Sunday, November 10, 2013

Cerro Lodge: Hella Recommended

What's better than seeing wild Scarlet Macaws? Seeing them while you are eating breakfast.

One of the things I tell birders who are planning their first Costa Rica trip is to stay at the lodges that cater to birders, at least sometimes. Are some of them astronomically expensive? Yes (I did not visit any of those). Are a lot of them reasonably priced? Definitely. Will they offer great birding/geri birding/crushing opportunities? You know this.

One such place is Cerro Lodge, just north of Tarcoles and Carara National Park, both of which are very popular birding destinations. El Cerro has very clean and comfortable rooms, a pool, fruit feeders, decent food, and good birding on and near the property...what more could you ask for?

The Scarlet Macaws completely blew me away. Absolutely crippling. I don't care how many I've seen in zoos or as pets, the real deal is awesome. These are humongous, deafeningly loud birds. Scarlet Macaws are very common around Cerro Lodge, I can't imagine birding the area for a day and not seeing them.

Many other parrots and parakeets can be found in the area of course, although more often than not you will find yourself having to identify them as they fly by. I think these are Red-lored Parrots.

Nutting's Flycatcher is one of a number of "dry forest" species found at El Cerro. With rumors of this bird being split in the future, I'm not sure what subspecies this bird belongs to (apparently both are in Costa Rica).

One of the main benefits of birding the Carara National Park area is that it sits right on the edge of the dry forests to the north, wet lowland forests to the south, and mangroves along the Tarcoles River...all of this creates a soup of amazing birding. While hanging out around Cerro, bird along the road back towards the highway and down into grassy ranchland to the southwest, where the road dead ends. And of course, you will want to bird legendary Carara National Park and near the mouth of the Tarcoles River. Many birders do a guided boat ride along the river for waterbirds and mangrove specialties.

I should also mention that if you look to the forest west of the lodge early in the morning, it is possible to see Yellow-billed Cotinga (!!!) in the forest canopy, which we managed to see at great distance. It is a distant speck to be sure, but a highly sought-after speck. You'll need a scope though.

Yellow-throated Vireo is one of a number of neotropical migrants that spend the winter in the area. As a westerner, I was pretty stoked to connect with these birds down south.

Summer Tanager is one of the most abundant North American migrants that winter in Costa Rica; you can find them just about anywhere. Like most tanager species in the country, they are enthusiastic visitors of fruit feeders.

Gotta post another Fiery-billed Aracari pic: we had better looks at this bird at El Cerro than anywhere else.

Rufous-naped Wren is one of the more conspicuous birds at the lodge; this one has a beakful of nest material. Obvi.

Non-traditional Turqoise-browed Motmot shot. This species is one of the most crippling birds I have ever sunlight, that is.

I'm not entirely sure what this thing is. Steely-vented Hummingbird? I don't have my Costa Rica field guide embarrassing. Among other hummingbirds at El Cerro were Cinnamon, Ruby-throated and Blue-throated Goldentail.

Frog buddy clinging to the wall of one of the cabinas.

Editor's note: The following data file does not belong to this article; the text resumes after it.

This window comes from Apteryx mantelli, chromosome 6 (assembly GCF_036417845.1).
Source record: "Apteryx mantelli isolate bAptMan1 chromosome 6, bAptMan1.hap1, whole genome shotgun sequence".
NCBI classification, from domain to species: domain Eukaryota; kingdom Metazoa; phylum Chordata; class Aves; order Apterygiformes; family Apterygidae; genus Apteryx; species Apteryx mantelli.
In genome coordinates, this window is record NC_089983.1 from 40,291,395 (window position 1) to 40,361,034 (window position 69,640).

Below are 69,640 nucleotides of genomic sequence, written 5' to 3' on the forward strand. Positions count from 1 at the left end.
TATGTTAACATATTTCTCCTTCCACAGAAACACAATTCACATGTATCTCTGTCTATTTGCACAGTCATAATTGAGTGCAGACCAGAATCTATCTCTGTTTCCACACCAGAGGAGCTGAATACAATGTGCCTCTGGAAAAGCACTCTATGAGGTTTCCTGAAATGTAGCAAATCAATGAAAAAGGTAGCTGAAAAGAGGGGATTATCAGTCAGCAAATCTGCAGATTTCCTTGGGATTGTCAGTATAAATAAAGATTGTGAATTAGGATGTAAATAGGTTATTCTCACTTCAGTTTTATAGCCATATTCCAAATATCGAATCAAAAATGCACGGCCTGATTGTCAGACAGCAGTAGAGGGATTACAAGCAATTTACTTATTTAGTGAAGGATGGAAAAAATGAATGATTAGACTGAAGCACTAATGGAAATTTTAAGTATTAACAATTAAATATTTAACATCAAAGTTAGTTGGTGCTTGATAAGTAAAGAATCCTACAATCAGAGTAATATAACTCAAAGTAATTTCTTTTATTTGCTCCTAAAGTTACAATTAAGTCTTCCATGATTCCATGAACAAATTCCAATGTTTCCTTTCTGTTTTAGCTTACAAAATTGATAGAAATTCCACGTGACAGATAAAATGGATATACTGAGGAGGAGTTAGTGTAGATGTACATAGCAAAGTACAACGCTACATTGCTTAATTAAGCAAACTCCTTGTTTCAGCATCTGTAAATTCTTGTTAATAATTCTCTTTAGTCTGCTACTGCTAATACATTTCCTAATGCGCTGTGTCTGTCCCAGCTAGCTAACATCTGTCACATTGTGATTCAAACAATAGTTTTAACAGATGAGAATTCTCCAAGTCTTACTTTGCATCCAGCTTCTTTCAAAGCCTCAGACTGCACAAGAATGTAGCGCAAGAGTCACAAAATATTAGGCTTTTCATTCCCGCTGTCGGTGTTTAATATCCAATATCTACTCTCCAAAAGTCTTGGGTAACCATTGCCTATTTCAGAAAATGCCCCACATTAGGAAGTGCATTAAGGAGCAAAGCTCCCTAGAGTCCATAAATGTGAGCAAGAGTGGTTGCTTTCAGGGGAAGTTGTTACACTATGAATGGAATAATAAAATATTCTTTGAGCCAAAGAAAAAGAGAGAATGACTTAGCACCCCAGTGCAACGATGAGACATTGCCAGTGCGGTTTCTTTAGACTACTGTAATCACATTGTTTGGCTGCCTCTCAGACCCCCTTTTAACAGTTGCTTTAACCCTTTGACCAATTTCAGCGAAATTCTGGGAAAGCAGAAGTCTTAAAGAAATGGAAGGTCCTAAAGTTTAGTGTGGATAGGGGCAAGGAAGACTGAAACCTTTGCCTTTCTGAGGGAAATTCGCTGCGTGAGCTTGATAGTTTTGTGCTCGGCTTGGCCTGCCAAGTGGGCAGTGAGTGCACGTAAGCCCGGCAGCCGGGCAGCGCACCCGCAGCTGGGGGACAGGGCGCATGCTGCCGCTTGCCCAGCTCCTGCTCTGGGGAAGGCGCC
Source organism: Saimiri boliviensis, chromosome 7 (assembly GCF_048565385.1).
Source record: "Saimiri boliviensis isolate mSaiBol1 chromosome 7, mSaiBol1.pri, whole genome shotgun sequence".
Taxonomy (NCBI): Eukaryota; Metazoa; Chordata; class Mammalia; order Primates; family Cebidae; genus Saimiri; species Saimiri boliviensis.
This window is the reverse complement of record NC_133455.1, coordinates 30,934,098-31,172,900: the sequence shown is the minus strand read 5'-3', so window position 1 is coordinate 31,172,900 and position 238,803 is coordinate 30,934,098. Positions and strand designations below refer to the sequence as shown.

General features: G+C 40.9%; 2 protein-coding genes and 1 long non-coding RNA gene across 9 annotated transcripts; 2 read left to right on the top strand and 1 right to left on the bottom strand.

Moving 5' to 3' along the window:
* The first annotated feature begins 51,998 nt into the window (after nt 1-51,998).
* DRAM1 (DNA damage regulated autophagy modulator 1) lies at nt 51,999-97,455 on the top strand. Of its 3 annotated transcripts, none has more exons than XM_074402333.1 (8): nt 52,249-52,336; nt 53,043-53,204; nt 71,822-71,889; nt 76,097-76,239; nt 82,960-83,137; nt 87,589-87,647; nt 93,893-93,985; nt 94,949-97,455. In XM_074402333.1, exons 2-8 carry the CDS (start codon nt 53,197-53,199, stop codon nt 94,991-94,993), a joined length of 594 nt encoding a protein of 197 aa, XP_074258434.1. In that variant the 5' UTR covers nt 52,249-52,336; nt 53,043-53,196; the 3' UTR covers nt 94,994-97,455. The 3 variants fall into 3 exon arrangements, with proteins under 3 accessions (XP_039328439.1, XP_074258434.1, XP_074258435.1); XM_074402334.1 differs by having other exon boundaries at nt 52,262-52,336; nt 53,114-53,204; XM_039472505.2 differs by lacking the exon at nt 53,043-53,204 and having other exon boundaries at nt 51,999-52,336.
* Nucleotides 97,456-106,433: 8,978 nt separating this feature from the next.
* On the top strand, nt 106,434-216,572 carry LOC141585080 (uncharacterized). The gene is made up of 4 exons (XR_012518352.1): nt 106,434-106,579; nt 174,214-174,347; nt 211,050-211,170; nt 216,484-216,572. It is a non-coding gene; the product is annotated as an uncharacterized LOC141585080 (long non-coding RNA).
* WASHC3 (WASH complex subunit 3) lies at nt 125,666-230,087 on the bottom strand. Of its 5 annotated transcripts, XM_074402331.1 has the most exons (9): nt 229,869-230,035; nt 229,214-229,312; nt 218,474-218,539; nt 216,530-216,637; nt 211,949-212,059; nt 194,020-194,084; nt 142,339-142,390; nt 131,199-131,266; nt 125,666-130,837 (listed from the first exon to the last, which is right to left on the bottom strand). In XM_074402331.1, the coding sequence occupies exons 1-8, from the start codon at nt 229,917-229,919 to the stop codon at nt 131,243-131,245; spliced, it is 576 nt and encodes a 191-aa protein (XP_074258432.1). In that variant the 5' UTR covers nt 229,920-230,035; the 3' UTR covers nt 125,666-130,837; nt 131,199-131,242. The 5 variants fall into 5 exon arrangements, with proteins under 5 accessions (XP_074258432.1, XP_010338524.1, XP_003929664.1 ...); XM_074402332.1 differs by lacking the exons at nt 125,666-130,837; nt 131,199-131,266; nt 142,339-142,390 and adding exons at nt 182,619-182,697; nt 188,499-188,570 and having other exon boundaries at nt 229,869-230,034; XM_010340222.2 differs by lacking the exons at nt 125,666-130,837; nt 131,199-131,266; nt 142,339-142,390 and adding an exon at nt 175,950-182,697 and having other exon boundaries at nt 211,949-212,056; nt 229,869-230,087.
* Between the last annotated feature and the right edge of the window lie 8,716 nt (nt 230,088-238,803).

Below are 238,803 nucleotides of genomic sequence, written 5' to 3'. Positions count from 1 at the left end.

Just down the highway from Cerro Lodge is the Tarcoles River, and the famous bridge that runs over it. Huge crowds of people gather here in order to watch the Northern Jacanas American Crocodiles that congregate directly beneath the bridge.

How many crocodiles lurk under the bridge? Hella.

They are truly affectionate creatures. The bridge is also a good place to scan for shorebirds, wading birds, whistling-ducks, kingfishers and raptors, but you will have to put up with throngs of annoying people unless you get there early.

What's going on here? No clue. Pretty sure I was just drinking coffee at that point, not cuba libres. The humidity gets to you down there. These are some of the rooms at Cerro Lodge, with good habitat right outside the front door.

Some other birds we had at the lodge and along the access road include Orange-fronted Parakeet, Yellow-naped Parrot, Lesser Nighthawk, Blue Grosbeak, Prothonotary Warbler, Purple Gallinule, Southern Lapwing, Streak-backed Oriole, Streaked Flycatcher, Stripe-headed Sparrow...not to mention the owls. If you plan to bird the area, this is the place to stay as far as I'm concerned.

PS the day we checked out, Frank realized hours later that he had left his binoculars behind...they were still there when we made it back later that night. Good people.


  1. Thanks man. I stumbled onto your blog while researching our January trip to Costa Rica. Also Pat O'Donnell's excellent blog at We're starting at Gavilan Lodge and finishing at Cerro Lodge so this post has us pretty excited.

    BTW - great blog in general. I've wasted hours exploring it. Funny as hell and some great information as well as bringing back memories of some great places.

    1. Pat is the man. He is the one who pointed out the cotinga to us.

      Gavilan is awesome, I would definitely stay there again. Very good birding on the grounds.

    2. Your posts from La Selva really got my wife fired up and made that a mandatory stop. And then your Gavilan post locked that in as the lodge for La Selva. Also can't wait to get to the Nature Pavilion after the pictures you and Pat posted from there. Thanks again.

    3. La Selva was great, but we kind of lingered on site for considerably longer than we were supposed to (you don't really have the freedom to roam around there on your own unless you are staying there). Great guide though. I hear Tirimbina in the place to bird there now, but we ran out of time for it.